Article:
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Monday 24 September 2018

MEPs demand glyphosate phase-out, with full ban by end 2022

European Parliament and Commission at odds on glyphosate stance

Monsanto's Roundup weedkiller that contains glyphosate for sale in France. REUTERS/Charles Platiau
Monsanto's Roundup weedkiller that contains glyphosate for sale in France. REUTERS/Charles Platiau
Margaret Donnelly

Margaret Donnelly

MEPs have voted to back a full ban on glyphosate-based herbicides by the end of 2022 along with immediate restrictions on the product.

The Parliament's stance opposes the European Commission’s proposal to renew the controversial herbicide licence for 10 years.

Instead, MEPs say the EU should draw up plans to phase out the substance, starting with a complete ban on household use and a ban in use for farming when biological alternatives (i.e. “integrated pest management systems”) work well for weed control.

Glyphosate should be completely banned in the EU by December 15, 2022, with the necessary intermediate steps, MEPs say.

The EU risk assessment process before renewing the substance’s licence was mired in controversy, as the UN cancer agency and EU food safety and chemical agencies came to different conclusions regarding its safety.

Moreover, the release of the so-called “Monsanto Papers”, internal documents from the company which owns and produces Roundup, of which glyphosate is the main active substance, shed doubt on the credibility of some studies used in the EU evaluation on glyphosate safety, say MEPs.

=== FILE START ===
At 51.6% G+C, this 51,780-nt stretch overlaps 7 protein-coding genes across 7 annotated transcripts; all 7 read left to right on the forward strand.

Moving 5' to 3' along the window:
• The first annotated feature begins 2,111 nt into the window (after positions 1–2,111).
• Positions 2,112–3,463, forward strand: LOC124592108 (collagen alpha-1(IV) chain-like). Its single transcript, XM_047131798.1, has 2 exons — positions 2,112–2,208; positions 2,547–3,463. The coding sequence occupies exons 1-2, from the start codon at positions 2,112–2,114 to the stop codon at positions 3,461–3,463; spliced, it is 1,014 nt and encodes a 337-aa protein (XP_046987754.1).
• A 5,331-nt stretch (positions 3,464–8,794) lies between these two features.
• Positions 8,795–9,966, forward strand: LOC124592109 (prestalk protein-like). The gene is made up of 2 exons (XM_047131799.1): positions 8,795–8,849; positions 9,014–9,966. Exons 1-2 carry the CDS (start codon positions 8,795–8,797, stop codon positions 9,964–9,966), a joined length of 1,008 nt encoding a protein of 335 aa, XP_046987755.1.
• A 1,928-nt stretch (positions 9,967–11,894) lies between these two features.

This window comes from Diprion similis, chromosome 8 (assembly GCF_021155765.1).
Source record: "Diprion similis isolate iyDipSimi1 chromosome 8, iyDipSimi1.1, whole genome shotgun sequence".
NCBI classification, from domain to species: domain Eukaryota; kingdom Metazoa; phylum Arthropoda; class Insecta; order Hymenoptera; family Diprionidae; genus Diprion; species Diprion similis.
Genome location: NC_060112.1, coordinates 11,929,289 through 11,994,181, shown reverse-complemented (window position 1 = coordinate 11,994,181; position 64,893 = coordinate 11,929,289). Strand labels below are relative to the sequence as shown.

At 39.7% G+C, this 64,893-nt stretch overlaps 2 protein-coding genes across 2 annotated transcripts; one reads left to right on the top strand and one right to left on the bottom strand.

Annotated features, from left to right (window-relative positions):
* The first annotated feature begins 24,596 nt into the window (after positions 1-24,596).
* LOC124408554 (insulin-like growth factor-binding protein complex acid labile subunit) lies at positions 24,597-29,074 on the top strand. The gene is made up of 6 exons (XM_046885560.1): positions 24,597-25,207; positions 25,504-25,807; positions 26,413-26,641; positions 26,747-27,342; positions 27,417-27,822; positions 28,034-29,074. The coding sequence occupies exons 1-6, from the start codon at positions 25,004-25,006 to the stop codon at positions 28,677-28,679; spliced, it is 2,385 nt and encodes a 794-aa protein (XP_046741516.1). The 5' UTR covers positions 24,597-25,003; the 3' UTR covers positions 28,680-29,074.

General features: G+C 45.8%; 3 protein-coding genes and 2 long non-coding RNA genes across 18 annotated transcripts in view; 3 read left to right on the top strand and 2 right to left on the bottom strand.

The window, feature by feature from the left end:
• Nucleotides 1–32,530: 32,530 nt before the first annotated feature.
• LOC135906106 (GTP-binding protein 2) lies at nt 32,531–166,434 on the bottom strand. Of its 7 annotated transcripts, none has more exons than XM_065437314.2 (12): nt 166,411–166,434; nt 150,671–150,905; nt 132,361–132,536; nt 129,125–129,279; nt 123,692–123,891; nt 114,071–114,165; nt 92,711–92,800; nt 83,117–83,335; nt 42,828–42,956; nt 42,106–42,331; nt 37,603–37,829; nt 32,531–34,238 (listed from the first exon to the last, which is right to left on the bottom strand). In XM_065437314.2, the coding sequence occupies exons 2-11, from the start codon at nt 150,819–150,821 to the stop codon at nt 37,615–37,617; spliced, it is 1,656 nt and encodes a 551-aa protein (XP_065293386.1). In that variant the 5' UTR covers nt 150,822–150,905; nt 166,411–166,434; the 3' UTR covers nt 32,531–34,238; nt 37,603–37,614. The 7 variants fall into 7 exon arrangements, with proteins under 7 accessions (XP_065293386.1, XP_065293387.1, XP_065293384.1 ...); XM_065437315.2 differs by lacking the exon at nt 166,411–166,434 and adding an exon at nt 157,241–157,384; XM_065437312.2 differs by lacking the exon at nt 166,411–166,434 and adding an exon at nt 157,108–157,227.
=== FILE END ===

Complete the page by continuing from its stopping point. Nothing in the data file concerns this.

The EU’s authorisation procedure, including the scientific evaluation of substances, should be based only on published, peer-reviewed and independent studies commissioned by competent public authorities, MEPs say.

EU agencies should be beefed up in order to allow them to work in this way.

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Next steps

The non-binding resolution was adopted by 355 votes to 204, with 111 abstentions. Now EU Member States will vote on a Commission proposal to renew the marketing authorisation of glyphosate on Wednesday.

A European Citizen’s initiative calling for a ban on the herbicide reached more than a million signatures in less than a year and will trigger a public hearing in Parliament in November.


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